What do you get when you take one of America’s most controversial theatre artists and its most divisive political issue and put them in a room together in our nation’s capital? In the case of Mike Daisey’s The Story of the Gun, on stage now at Woolly Mammoth for a limited run, you get a meandering, funny, enlightening, and heartbreaking monologue that’s as much about Daisey’s own past and inner demons as America’s love affair with killing machines.
Seated at his usual nearly-empty table in front of a large-scale painting that calls to mind a bullet being shot through water, Daisey challenges the audience from the very beginning, looking at us dubiously, trying to understand why we would eagerly turn out to have a conversation about the one issue no one in this country really wants to discuss. This being Daisey—whose stock and trade is well-constructed narratives that nonetheless contain many a tangent—there was a point in the monologue where I thought we were in for 2 meta hours of him talking about how we don’t want to talk about guns instead of actually talking about guns.
The Story of the Gun
closes August 9, 2018
Details and tickets
But, never fear, Daisey doesn’t shy away from history and politics. There’s plenty of discussion about how guns were invented, how they’re inextricably tied to the founding of America in that they allowed outnumbered Europeans to carry out a horrific genocide of Native peoples and keep slaves in bondage, and how the NRA evolved into the political force it is today. It’s interesting information relayed in an entertaining fashion, and while Daisey certainly has political leanings of his own, he never lets the audience forget that they’re in a homogenous room full of the kind of Washingtonians who attend theatrical performances on a Tuesday night (read: not gun enthusiasts, in general).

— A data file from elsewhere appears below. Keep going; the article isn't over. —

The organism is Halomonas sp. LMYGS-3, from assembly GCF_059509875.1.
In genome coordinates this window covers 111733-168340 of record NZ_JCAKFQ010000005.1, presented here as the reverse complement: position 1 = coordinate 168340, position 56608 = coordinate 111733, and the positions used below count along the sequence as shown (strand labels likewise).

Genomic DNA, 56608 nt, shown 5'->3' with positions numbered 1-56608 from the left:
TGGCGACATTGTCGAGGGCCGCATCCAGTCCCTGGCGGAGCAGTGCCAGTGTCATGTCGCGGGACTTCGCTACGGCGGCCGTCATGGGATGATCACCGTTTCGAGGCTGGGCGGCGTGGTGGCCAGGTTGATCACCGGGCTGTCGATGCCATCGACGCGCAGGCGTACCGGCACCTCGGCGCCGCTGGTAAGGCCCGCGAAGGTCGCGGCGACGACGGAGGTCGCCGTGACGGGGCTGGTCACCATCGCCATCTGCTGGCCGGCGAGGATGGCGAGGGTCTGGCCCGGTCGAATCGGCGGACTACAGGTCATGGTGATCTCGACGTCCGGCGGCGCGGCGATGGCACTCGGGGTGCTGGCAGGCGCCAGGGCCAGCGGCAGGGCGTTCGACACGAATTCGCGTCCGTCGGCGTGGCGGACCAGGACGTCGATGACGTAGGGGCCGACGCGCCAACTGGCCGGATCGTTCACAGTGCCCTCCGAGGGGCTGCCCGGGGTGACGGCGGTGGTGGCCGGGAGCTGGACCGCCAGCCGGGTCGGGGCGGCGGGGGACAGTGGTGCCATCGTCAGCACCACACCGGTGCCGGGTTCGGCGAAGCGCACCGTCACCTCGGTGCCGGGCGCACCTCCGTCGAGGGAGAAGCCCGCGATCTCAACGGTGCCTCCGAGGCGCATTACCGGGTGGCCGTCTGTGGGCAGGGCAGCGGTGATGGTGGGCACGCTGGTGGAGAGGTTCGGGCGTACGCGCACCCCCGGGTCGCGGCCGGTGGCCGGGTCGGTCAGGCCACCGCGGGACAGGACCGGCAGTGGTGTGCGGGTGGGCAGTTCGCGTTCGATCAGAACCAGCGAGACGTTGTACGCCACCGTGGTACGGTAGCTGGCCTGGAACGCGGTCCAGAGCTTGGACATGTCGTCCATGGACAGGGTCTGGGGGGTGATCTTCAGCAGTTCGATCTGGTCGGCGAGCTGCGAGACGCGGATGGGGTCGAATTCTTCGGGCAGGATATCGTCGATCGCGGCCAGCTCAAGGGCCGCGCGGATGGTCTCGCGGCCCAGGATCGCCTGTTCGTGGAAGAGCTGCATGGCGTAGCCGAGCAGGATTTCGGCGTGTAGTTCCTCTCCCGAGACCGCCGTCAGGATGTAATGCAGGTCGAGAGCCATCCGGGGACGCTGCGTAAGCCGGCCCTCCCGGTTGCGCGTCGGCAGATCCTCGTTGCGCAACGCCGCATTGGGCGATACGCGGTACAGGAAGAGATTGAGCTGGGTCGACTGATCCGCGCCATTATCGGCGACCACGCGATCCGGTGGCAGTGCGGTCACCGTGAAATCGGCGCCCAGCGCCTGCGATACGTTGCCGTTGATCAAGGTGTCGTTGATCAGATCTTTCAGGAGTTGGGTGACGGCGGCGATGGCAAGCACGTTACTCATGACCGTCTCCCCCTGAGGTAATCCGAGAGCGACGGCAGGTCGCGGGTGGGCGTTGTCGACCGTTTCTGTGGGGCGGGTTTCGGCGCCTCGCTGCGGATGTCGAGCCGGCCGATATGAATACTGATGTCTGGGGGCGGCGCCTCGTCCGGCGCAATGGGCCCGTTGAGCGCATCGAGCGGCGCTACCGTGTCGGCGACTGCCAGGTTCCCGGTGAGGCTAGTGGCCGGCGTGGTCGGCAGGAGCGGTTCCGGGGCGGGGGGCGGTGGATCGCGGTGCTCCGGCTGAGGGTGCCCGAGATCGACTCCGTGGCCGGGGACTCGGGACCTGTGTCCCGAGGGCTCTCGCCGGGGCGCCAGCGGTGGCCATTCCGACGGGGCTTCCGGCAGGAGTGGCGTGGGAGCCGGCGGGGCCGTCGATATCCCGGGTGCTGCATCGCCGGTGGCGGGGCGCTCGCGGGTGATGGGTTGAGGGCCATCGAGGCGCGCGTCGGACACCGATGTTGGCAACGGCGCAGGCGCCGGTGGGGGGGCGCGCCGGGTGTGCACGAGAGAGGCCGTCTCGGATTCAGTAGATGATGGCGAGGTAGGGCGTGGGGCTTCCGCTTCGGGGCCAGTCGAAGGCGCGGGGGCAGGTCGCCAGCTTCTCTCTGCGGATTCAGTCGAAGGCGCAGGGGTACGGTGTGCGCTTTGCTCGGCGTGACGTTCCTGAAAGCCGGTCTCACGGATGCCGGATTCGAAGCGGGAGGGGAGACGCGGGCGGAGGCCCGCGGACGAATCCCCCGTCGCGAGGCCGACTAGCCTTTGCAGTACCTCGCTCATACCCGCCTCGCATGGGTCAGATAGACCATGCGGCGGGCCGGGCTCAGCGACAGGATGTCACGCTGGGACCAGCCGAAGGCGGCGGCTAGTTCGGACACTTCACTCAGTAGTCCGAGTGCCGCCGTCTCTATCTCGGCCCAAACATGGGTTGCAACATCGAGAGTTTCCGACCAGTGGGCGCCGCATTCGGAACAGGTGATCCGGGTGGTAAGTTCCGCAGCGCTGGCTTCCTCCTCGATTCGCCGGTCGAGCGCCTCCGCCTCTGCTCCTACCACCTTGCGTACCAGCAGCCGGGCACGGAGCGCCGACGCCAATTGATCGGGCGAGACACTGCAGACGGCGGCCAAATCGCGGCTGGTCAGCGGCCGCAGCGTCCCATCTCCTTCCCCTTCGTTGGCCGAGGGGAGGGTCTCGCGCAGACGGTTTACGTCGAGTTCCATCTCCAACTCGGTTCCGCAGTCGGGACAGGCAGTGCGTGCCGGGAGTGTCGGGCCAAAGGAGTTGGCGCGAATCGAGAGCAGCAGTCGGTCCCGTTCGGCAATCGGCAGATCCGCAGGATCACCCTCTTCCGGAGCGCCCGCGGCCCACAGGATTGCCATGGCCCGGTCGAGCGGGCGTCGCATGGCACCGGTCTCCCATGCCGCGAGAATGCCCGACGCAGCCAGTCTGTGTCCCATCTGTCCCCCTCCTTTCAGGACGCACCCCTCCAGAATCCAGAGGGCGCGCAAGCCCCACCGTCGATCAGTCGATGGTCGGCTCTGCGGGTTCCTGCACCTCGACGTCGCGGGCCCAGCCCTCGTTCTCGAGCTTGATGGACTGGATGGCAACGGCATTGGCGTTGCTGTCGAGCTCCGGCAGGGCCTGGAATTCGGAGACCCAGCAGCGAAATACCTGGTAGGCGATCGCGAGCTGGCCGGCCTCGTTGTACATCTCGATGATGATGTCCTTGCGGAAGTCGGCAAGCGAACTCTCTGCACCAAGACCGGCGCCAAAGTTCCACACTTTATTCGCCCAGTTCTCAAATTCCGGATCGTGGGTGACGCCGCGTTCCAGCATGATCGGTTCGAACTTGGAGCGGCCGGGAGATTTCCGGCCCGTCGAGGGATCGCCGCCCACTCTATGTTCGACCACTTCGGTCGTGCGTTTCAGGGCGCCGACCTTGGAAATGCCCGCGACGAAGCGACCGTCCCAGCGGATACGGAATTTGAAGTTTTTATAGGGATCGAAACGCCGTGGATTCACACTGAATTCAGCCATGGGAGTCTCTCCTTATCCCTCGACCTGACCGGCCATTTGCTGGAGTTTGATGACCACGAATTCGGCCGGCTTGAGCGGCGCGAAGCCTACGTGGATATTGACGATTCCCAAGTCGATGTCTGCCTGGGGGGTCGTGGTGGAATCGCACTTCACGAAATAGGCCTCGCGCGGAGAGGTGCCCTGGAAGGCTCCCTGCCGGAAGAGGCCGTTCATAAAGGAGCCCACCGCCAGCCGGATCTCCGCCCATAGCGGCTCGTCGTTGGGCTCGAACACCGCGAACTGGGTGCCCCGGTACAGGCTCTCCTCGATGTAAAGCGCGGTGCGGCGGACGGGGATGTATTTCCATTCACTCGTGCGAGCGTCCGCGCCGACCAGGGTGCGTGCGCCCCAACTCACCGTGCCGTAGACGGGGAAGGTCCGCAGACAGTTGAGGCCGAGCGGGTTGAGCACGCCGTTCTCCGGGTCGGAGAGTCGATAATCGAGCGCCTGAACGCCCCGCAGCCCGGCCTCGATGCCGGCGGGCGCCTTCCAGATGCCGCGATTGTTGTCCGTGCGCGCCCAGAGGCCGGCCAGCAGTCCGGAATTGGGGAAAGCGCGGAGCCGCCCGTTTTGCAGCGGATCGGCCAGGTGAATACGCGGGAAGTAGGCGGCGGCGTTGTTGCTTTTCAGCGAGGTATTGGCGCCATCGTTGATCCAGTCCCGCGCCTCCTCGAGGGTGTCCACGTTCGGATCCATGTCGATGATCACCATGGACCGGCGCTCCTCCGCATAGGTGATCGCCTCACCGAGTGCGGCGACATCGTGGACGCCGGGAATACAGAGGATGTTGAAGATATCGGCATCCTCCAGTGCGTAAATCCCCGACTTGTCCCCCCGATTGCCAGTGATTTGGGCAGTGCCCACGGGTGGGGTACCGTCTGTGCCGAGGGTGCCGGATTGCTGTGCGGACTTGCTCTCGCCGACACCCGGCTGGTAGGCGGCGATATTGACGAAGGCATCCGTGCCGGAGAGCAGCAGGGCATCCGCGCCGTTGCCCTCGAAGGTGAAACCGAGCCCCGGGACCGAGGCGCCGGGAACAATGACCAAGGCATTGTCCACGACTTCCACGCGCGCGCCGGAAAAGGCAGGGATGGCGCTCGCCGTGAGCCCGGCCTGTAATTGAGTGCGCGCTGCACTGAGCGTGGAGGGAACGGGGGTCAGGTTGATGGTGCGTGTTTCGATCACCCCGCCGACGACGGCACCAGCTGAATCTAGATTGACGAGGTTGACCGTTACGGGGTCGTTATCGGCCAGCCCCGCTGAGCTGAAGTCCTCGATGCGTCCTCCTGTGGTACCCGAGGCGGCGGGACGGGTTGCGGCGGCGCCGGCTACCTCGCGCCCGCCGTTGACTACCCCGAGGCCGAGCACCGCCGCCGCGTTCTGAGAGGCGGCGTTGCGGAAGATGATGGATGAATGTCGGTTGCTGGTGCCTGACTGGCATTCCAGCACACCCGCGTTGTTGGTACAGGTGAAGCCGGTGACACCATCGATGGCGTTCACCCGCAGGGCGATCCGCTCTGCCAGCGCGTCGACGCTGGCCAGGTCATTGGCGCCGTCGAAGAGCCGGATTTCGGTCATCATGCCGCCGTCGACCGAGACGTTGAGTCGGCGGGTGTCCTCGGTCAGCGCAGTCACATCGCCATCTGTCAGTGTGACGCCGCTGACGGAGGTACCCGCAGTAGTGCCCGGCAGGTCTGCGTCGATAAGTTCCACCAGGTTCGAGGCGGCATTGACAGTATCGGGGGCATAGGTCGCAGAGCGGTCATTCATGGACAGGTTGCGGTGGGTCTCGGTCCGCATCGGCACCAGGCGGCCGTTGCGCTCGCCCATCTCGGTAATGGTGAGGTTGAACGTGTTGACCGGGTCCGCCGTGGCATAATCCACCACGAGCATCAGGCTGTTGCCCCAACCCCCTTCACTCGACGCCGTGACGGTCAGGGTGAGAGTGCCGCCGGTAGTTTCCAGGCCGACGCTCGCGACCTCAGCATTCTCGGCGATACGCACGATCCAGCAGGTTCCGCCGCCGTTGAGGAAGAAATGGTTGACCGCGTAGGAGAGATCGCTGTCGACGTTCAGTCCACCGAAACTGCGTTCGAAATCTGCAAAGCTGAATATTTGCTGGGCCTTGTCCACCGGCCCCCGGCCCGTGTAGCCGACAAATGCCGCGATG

To me, the more interesting parts of the monologue are when Daisey weaves personal details from his own life into the story. During moments in which he describes his childhood growing up in the gun-ubiquitous reaches of far northern Maine and the look on his face when his lesbian girlfriend in Seattle found his NRA membership card in his wallet, our narrator reminds us that he is in fact a master storyteller, not a lecturer. At the very end of the piece, when Daisey is being more vulnerable and honest than he’s been thus far, he lobs one reminder at us, and the sound of a pin dropping could absolutely have been heard.
If you think you’ve heard all you’ll ever care to hear about the gun control debate, The Story of the Gun proves there’s still more to be said. Yes, you’ll learn from Daisey, but you’ll also feel deeply—sometimes that feeling will be hope, sometimes despair, and sometimes, perhaps most importantly, empathy.
The Story of the Gun, created and performed by Mike Daisey. Presented by Woolly Mammoth Theatre Company. Reviewed by John Bavoso.
The show was a real disappointment. I was hoping Mike Daisy would uncover something I didn’t know if I hadn’t read a few history books and the New York Times. He didn’t. There was little that elevated to poignant, artistic, or humorous about the performance and left my companion and I wondering afterwards why we didn’t leave during the first half hour.
The final 15 or so minutes ended with a personal story that was the only worthwhile part of the show and had me curious as to why he didn’t weave more such stories throughout the two hour meandering history lesson.